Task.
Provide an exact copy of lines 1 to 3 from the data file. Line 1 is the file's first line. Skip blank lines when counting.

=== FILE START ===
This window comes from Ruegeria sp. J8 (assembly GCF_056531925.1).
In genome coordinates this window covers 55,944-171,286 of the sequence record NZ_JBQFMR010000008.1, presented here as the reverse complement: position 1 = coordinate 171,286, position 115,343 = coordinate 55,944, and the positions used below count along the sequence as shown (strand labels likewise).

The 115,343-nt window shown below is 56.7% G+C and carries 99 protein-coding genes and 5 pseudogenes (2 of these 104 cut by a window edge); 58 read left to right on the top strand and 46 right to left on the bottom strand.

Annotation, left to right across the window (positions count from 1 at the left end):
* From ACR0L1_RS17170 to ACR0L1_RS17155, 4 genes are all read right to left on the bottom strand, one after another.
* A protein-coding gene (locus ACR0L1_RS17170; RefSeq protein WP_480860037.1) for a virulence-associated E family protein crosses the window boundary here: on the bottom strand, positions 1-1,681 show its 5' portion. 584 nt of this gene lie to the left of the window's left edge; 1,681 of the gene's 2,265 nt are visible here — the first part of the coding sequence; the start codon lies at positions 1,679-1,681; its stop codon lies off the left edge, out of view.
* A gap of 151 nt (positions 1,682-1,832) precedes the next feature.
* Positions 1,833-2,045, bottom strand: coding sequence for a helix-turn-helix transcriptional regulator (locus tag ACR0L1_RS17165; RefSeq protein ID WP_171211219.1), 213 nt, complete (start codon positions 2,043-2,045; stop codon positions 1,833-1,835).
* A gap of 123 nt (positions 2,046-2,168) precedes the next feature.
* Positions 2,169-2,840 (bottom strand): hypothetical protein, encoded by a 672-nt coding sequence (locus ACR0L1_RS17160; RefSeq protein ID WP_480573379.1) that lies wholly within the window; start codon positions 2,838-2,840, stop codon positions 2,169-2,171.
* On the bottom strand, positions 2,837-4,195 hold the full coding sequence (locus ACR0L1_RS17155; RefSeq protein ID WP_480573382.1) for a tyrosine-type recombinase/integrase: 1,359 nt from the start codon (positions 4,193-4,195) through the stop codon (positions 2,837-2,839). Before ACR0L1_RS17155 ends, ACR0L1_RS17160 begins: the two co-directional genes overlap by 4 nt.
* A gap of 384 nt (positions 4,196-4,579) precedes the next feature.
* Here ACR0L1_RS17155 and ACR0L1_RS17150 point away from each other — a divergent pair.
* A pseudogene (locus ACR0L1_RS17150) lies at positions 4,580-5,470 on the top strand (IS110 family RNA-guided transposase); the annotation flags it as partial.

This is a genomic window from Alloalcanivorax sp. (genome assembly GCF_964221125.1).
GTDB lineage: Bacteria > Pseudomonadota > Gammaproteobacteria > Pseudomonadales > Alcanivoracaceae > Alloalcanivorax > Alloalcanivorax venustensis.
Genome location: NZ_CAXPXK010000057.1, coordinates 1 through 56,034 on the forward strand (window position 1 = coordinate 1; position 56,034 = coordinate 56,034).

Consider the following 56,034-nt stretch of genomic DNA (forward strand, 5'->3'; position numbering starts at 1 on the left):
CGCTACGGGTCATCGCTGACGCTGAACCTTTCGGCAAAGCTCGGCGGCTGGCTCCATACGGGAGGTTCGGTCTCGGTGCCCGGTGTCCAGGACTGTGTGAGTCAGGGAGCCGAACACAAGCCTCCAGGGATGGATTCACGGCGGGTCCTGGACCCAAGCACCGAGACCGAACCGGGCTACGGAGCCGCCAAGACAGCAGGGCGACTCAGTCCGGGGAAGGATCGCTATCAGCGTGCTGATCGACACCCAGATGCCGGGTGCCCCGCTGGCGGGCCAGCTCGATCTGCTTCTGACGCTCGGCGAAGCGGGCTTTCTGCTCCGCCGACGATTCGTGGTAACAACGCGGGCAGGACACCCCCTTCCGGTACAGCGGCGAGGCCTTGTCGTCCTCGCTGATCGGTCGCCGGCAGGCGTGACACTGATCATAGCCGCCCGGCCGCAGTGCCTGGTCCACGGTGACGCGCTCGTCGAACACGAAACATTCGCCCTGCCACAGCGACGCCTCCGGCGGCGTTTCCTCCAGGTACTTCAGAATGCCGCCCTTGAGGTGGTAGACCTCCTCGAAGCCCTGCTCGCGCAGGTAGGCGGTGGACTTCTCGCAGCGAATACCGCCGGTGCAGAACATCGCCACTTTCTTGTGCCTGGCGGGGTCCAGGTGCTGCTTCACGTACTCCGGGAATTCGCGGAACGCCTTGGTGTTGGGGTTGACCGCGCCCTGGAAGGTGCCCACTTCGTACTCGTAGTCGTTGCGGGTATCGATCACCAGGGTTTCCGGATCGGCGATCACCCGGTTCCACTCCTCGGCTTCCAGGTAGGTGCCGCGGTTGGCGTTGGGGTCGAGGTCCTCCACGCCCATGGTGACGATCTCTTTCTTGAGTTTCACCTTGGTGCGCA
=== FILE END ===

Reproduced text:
This window comes from Ruegeria sp. J8 (assembly GCF_056531925.1).
In genome coordinates this window covers 55,944-171,286 of the sequence record NZ_JBQFMR010000008.1, presented here as the reverse complement: position 1 = coordinate 171,286, position 115,343 = coordinate 55,944, and the positions used below count along the sequence as shown (strand labels likewise).

The 115,343-nt window shown below is 56.7% G+C and carries 99 protein-coding genes and 5 pseudogenes (2 of these 104 cut by a window edge); 58 read left to right on the top strand and 46 right to left on the bottom strand.